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Water and Fire , an Excerpt from ‘El Filibusterismo’


By: Elaine Lehman


What is Water and Fire? To begin with, it’s the title of an excerpt from the novel El Filibusterismo by the Philippine national hero Jose Rizal. “Water are we, you say, and yourselves fi re” opens the poem in which Rizal expressed his dream for the Philippines’ advancement.

It is a metaphor about how opposing wills can peacefully come together and fi nd balance in something new “do we form steam, fi fth element indeed”. Finally, it is a conversation that proceeds from that idea. This new column will explore how our understanding of our past roots us deeply in the decisions we make in the present – about our future and what it is to be Filipino American.

As a Filipina who grew up in the United States, I have endeavored to understand both the contributions made by immigrants to the American experience, while remembering the past generations of Filipinos whose cultures shaped the choices of our forefathers to build a more inclusive world. Sharing our peoples’ stories, while exploring our intersection with other diverse groups, has deepened my longstanding interest in the architecture and environments of historical memory and integrative community.

Several changes have taken place over the last 20 month at the Filipino American Council of Greater Chicago. The Rizal Community Center got a facelift with a new handpainted sign, refl ecting our organization’s rejuvenation. The Board spent time planning in the spirit of bayanihan and making our organization a welcoming place for Filipinos, Filipino Americans, and our broader communities.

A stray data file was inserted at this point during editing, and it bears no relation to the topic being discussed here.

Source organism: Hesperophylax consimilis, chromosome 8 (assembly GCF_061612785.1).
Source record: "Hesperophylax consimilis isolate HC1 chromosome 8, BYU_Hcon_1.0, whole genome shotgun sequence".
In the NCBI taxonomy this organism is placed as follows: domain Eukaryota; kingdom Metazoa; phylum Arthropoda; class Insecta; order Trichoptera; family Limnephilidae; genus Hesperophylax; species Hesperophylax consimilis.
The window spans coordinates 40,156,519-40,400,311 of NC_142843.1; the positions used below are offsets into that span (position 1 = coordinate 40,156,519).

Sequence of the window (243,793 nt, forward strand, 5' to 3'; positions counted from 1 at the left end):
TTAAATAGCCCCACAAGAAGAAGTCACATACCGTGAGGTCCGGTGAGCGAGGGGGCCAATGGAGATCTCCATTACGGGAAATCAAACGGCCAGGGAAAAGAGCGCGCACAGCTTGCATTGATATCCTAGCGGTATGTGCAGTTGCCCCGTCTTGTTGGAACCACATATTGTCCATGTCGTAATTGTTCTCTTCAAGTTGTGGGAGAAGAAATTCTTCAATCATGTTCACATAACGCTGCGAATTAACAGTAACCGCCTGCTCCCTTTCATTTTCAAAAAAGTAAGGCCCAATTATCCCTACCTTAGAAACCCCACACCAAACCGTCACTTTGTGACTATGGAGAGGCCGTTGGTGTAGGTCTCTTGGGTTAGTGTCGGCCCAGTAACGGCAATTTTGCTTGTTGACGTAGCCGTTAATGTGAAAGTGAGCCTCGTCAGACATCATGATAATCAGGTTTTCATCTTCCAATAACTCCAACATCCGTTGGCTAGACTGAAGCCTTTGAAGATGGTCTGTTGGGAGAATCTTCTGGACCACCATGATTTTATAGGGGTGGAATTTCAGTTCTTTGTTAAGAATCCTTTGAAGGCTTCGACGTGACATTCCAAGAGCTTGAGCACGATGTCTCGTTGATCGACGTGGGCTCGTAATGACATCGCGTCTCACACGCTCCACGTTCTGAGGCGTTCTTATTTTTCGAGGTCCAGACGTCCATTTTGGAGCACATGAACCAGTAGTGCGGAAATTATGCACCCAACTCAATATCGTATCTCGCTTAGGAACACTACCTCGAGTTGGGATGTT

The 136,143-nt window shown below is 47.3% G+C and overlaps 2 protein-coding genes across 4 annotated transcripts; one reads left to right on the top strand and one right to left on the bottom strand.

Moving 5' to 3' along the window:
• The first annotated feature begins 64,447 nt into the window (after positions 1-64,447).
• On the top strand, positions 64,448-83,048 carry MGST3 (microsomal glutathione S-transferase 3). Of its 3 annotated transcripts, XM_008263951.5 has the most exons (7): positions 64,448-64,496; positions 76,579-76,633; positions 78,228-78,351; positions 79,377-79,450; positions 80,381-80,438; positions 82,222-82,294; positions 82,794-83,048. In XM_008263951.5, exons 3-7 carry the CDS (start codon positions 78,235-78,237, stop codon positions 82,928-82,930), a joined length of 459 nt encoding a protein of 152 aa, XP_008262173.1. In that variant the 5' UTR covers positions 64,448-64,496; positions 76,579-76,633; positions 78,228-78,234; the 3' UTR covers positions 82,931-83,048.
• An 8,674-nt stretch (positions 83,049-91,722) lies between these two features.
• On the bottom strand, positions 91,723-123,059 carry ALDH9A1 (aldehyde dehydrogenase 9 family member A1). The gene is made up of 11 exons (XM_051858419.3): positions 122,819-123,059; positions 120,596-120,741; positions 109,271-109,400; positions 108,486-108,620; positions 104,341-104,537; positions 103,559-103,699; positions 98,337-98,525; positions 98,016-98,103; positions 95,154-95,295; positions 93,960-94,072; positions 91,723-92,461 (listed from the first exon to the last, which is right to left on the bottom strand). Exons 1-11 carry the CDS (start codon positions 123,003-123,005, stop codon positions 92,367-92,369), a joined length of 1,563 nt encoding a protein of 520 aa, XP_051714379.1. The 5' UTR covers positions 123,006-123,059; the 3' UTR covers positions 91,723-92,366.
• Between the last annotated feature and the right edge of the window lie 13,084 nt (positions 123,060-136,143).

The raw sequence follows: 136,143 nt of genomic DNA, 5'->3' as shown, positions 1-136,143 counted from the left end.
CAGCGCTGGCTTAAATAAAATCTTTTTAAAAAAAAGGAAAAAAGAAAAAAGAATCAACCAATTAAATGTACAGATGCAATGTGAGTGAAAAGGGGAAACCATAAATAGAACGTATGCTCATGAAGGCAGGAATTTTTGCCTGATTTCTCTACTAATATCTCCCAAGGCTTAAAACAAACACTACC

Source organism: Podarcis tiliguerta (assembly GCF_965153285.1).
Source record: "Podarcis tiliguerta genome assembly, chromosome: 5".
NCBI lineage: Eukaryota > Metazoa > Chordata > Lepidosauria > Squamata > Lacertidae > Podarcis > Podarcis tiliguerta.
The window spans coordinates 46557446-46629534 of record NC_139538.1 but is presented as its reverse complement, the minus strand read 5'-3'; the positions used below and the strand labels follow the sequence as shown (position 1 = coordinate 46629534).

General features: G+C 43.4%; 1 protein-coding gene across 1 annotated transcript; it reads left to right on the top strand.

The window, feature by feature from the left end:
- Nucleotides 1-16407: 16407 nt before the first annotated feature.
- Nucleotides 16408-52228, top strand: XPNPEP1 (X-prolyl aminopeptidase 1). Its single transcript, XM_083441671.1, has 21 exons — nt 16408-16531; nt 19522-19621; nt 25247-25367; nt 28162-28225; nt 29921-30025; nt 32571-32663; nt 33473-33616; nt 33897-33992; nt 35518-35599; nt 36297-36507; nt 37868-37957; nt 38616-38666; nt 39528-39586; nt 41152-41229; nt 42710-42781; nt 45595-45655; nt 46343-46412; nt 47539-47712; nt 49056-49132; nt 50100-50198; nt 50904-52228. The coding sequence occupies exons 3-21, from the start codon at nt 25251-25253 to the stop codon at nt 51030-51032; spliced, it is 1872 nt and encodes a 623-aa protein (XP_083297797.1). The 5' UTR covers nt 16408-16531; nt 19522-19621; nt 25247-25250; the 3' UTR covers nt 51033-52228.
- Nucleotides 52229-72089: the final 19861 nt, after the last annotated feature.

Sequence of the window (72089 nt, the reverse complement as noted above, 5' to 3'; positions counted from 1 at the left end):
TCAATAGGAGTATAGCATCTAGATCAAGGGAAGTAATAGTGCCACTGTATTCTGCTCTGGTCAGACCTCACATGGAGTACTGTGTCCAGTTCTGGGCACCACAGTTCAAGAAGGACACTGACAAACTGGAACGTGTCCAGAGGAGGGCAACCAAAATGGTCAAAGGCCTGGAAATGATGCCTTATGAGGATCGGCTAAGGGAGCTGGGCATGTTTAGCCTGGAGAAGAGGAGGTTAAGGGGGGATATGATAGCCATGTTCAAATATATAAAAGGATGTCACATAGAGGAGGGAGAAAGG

Throughout my work, the ways in which we perceive identity has emerged as paramount. Recent national and local FilAm community events are a stark call that we must change the tone of our discourse to one of unity and positive cultural aspects. As difficult as that is, we must rise to the occasion. Misinformation and gossip led to hate and violence, and harm society as a whole.

Since January 2017, the FACC has looked to its early leaders for guidance to make a positive mindshif, who in 1965, acknowledged the changing Filipino community and the need “to erase the misleading interpretation of the name …which had so long been the deterrent stigma of Unifi cation of all local Filipino” Their words resonate: We must strive to embrace our common humanity and to celebrate our intersections – our unity in diversity.

Water and Fire is a starting point for many voices to become one.


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